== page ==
Spectator sport

The magnificence of Carlos Brathwaite

1 August 2020

9:00 AM

1 August 2020

9:00 AM

We know about the endlessly jaw-dropping greatness of Ben Stokes (a peerage soon, surely), the furious power of a supercharged Stuart Broad and even Joe Root’s increasingly skilful captaincy. But another highlight of the brilliant Test series against West Indies was the presence of Carlos Brathwaite as a Test Match Special summariser and general benign presence.

Always funny, astute, and thoroughly likeable, with the bonus of a magnificent voice, Brathwaite — the man who smashed Stokes for four successive sixes to win the 2016 T20 World Cup — has been a marvel. He even read the shipping forecast, and no greater tribute can there be in British broadcasting.

What’s more, he lives in my home town, Oxford, where his wife works at the John Radcliffe hospital. He has been on anti-racism marches in the city, speaking at one. ‘We just want to stand up and be heard,’ he told the Daily Telegraph. Brathwaite is also a successful businessman in Barbados, where he was born, and in December will head for Harvard to complete a business studies course. ‘Carlos Brathwaite! Remember the name!’ roared commentator Ian Bishop as the fourth six flew into the stands in 2016. We do, Carlos, we do. Come back soon — we will be missing you.


And what a tremendous performance these cricketers have laid on over three Tests, with no crowds, and every endeavour greeted by deathly silence. On radio and TV we have the pleasing Lord’s hum; but for the players nothing — except perhaps at the Ageas Bowl the distant thrum of the M27, and at Old Trafford perhaps the clanking of the Altrincham tram, or some post-lunch banter in the queue for Lou Macari’s nearby chippie.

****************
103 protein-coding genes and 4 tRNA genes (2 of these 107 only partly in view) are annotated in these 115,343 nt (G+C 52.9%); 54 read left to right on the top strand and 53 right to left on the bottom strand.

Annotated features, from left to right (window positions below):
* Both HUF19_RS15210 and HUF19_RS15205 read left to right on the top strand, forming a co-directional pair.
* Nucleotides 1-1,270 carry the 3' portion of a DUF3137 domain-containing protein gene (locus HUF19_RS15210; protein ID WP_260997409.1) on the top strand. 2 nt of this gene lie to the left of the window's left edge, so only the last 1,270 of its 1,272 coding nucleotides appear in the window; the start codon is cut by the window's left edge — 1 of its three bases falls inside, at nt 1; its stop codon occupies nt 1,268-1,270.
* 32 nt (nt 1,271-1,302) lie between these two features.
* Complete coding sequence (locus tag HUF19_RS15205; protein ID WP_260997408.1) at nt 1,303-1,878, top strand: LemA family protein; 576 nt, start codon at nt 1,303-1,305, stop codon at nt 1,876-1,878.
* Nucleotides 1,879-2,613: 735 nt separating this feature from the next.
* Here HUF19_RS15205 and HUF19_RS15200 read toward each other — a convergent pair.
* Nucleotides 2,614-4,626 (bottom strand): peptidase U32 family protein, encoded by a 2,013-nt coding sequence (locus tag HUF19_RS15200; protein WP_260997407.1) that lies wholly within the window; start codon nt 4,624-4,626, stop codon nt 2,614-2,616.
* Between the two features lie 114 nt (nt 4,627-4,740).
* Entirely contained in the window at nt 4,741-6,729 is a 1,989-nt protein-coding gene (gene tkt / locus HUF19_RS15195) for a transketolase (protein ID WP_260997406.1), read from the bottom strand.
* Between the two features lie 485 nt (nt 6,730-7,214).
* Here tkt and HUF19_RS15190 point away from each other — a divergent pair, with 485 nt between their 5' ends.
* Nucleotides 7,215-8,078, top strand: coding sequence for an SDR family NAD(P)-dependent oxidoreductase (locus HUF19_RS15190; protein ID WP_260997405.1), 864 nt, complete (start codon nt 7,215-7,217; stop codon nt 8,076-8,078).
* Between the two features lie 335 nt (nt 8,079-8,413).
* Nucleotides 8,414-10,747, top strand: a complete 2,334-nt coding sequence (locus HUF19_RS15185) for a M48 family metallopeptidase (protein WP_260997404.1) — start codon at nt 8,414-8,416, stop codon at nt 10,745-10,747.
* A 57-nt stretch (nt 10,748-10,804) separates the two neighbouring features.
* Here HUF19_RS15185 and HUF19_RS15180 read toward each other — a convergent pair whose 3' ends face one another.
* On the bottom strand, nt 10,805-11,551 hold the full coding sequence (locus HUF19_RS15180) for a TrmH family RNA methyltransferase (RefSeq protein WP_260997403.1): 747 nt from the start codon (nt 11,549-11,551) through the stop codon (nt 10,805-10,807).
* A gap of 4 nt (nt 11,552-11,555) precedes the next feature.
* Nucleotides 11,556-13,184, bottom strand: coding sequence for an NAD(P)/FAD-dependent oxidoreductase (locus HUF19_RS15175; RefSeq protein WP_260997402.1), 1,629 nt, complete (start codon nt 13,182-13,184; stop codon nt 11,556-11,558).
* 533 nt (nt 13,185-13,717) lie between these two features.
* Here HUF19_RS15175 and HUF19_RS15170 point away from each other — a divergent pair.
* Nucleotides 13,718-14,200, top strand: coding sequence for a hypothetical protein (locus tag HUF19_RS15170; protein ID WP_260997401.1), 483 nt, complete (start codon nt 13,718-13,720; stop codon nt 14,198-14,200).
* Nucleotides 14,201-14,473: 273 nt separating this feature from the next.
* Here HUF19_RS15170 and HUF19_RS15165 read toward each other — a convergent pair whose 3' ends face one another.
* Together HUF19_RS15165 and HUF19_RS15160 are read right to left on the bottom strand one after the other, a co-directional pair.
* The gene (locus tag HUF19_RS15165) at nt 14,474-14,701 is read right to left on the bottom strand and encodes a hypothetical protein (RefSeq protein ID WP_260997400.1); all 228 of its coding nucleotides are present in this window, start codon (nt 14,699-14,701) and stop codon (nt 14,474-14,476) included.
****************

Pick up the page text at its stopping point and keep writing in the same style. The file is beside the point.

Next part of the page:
As for high endeavour, Shannon Gabriel’s mastery of the 90mph lifter shooting off a length at the batsman’s throat is just astonishing; and the range of emotions that sweep across his mighty visage — from bafflement to anger to overwhelming sadness as a catch is dropped — equally epic.

But how good a place is English cricket in now? The 2021-22 Ashes should be thrilling: a team of Burns, Sibley, Crawley, Root, Pope, Stokes, Buttler, Bess, Archer, Robinson and Broad sounds pretty tasty. And look who’s not there: Jennings, Denly, Bairstow, Foakes, Woakes, Wood and Anderson. That’s some resource!

Crowds or no crowds, four legs or four wheels, in this strangely muted sporting summer, we can salute two of the greatest champions we’re likely to encounter. On a gloomy Ascot afternoon last weekend, John Gosden’s brilliant mare Enable became the first three-times winner of the King George VI and Queen Elizabeth Stakes (ridden as ever by the seemingly immortal Frankie Dettori). Can anything stop her becoming the first triple Arc winner at Longchamp in October? We are lucky to have you, Enable — even if you can’t see anyone cheering.

This weekend, meanwhile, Lewis Hamilton is at Silverstone for the British Grand Prix. The six-times F1 world champion is not as loved in his home country as he should be. For a racial-equality activist, the whitest place in the world — the F1 paddock — is not an easy place to be, and Hamilton takes few prisoners in his general utterances. He is an easy target (tax exile and so on) for many and it says a lot that he’s not more recognised. I’m not a fan of dishing out knighthoods to active sportspeople, but what has Hamilton not done that Farah, Cook, Strauss and Murray have?

Now his record-equalling seventh world title beckons. Quite something.

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